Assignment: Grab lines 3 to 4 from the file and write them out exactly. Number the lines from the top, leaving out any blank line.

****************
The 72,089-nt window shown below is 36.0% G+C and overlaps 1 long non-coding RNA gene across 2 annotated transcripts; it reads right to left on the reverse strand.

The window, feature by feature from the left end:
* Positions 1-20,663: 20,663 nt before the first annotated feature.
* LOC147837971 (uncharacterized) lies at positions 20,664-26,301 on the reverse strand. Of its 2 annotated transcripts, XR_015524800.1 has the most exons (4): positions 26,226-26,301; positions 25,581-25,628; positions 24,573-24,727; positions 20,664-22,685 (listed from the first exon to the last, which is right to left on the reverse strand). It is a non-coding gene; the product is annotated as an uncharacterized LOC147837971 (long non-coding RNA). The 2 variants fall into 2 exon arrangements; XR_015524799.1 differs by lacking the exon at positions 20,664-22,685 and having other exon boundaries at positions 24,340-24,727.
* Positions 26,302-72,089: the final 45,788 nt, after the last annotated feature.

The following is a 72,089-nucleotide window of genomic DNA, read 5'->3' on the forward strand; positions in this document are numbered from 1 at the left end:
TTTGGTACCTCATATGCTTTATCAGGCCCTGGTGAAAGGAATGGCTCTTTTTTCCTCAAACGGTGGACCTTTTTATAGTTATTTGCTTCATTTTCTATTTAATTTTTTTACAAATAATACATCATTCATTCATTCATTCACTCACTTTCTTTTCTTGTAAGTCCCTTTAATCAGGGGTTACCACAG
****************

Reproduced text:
* Positions 1-20,663: 20,663 nt before the first annotated feature.
* LOC147837971 (uncharacterized) lies at positions 20,664-26,301 on the reverse strand. Of its 2 annotated transcripts, XR_015524800.1 has the most exons (4): positions 26,226-26,301; positions 25,581-25,628; positions 24,573-24,727; positions 20,664-22,685 (listed from the first exon to the last, which is right to left on the reverse strand). It is a non-coding gene; the product is annotated as an uncharacterized LOC147837971 (long non-coding RNA). The 2 variants fall into 2 exon arrangements; XR_015524799.1 differs by lacking the exon at positions 20,664-22,685 and having other exon boundaries at positions 24,340-24,727.